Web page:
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Snow and ice revives debate over who should clear pavements
The pavements are currently icy and covered with a layer of snow, and – as many of us already know – can lead to slips and falls. When it comes to the pavement outside your home, the ‘guardian’ of the house is responsible for clearing the path. Failure to do so, which results in an accident, can lead to a fine of either €150 or €350 in the Brussels region, depending on the level of neglect and injuries caused.
The responsibility for clearing the pavements becomes a bone of contention for some whenever the snow falls. However, the communal regulations clearly state that when the ground is icy, it is up to the citizen to ensure that the sidewalk in front of its entrance is cleared, not the commune.
"The pavement is the responsibility of the caretaker, and the caretaker can be the owner, the co-owner, the tenant or the concierge on the ground floor of the building, and who must ensure that the pavement is clear", explained Vincent Dewolf, the mayor of Etterbeek.
However, if an accident occurs, the responsibility could be shared, according to Wautier Robyns, spokesman for Assuralia, the federation of insurers. “For a pedestrian, for example, running to catch a bus, it could lead to a share of responsibility, as much as that of the resident who did not clear his piece of pavement."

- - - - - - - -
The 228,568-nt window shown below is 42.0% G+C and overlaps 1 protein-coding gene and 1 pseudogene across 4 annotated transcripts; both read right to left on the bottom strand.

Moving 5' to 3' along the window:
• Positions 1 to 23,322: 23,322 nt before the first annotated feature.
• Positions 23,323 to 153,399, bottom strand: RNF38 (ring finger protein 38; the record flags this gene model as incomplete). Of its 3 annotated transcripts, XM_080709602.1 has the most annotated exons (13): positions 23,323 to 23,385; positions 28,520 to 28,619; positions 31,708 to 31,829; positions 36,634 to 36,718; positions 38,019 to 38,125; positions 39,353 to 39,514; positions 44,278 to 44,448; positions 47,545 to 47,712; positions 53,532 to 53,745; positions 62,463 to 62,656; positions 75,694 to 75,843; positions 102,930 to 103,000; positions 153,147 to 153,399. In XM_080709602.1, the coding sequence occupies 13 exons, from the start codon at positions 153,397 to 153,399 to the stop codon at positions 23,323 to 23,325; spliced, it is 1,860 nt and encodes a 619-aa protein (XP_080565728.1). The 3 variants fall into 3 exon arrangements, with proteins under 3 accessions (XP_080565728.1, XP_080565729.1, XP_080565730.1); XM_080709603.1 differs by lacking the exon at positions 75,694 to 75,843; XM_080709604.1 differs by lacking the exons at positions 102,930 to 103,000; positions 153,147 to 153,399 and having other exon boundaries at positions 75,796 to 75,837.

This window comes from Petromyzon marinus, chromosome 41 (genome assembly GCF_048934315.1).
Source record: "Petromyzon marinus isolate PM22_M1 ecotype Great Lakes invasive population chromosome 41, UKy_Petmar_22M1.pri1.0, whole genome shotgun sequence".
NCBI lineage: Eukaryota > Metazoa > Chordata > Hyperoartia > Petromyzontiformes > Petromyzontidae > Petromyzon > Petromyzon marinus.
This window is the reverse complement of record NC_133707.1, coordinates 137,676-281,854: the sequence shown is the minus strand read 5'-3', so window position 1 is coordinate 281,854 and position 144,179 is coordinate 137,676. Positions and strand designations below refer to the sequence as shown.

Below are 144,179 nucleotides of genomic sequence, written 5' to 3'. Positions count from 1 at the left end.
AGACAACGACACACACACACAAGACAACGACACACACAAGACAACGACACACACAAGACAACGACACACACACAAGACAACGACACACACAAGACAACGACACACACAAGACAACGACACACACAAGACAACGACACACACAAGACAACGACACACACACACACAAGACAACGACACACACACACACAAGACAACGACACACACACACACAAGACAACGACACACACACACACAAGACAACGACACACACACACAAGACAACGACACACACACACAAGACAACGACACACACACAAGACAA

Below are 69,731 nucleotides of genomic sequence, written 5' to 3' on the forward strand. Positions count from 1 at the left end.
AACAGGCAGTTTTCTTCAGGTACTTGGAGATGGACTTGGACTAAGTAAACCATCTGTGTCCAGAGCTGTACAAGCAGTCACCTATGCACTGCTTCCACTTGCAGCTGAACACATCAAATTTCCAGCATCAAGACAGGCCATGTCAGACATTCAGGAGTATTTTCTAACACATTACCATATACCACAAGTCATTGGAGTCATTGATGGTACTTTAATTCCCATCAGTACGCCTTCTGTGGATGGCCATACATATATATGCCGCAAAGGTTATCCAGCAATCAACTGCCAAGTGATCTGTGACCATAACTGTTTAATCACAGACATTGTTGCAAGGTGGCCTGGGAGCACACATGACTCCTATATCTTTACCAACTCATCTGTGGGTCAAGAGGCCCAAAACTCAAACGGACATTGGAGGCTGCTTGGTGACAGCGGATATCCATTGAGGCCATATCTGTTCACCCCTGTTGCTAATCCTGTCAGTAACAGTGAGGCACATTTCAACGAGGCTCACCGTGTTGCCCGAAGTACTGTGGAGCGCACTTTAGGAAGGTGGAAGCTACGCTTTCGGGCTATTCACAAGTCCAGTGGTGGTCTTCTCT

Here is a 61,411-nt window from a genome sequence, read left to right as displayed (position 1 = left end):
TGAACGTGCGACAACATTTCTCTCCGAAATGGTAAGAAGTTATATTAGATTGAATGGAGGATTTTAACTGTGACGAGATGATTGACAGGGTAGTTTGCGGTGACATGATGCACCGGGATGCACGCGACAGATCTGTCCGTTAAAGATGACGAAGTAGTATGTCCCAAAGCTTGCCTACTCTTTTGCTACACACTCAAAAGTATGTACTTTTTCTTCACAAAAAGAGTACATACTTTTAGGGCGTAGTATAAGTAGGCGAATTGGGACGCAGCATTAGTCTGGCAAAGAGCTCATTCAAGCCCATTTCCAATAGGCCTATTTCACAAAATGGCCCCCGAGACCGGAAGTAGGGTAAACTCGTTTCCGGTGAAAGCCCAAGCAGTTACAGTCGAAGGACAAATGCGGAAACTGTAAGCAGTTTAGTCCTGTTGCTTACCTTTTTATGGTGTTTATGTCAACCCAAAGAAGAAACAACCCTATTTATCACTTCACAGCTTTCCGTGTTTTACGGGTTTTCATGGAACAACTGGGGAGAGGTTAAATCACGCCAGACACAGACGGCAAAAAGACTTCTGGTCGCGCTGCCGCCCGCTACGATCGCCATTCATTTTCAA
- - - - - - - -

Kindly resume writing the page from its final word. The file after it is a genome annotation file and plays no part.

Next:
It is always up to the victim to assert their rights in the case of an accident on an uncleared path. They can use witnesses to prove the location of the fall, as well as a police report for the injuries.
The best way to avoid this is to clear the snow from the entrance to your home and then use de-icing salt on the path.
You can choose to do this the conventional way or be inspired by the city worker from the Walloon town of La Louvière who took a more artistic approach to salt spreading on Monday.
In a video taken from a following car, the worker can be seen joyfully spreading the salt on the road from the back of a truck in such a theatrical style that the short clip of his moves has since gone viral on the internet. Standing in the bed of the salting truck, the worker flamboyantly spreads the salt on the icy road behind from his gloved hands.
While the video has raised many smiles, it has also raised questions about safety and protocol. The worker’s enthusiasm cannot be doubted but his efficiency at spreading the salt, without a shovel, and the fact that he is standing on the back of a moving vehicle has led to a rebuke from the authorities.
"I think this worker wanted to do well, there was a good intention behind his initiative," said Jacques Gobert, mayor of La Louvière. "However, we stopped it as soon as we were notified. The worker had endangered his safety and that of others, with this practice dating back to the last century. We are not at a point of sanctions, since the worker acted in the public interest, albeit clumsily. Our spreaders are on their way every day at this time of year and they have to manage some 425 kilometres of road."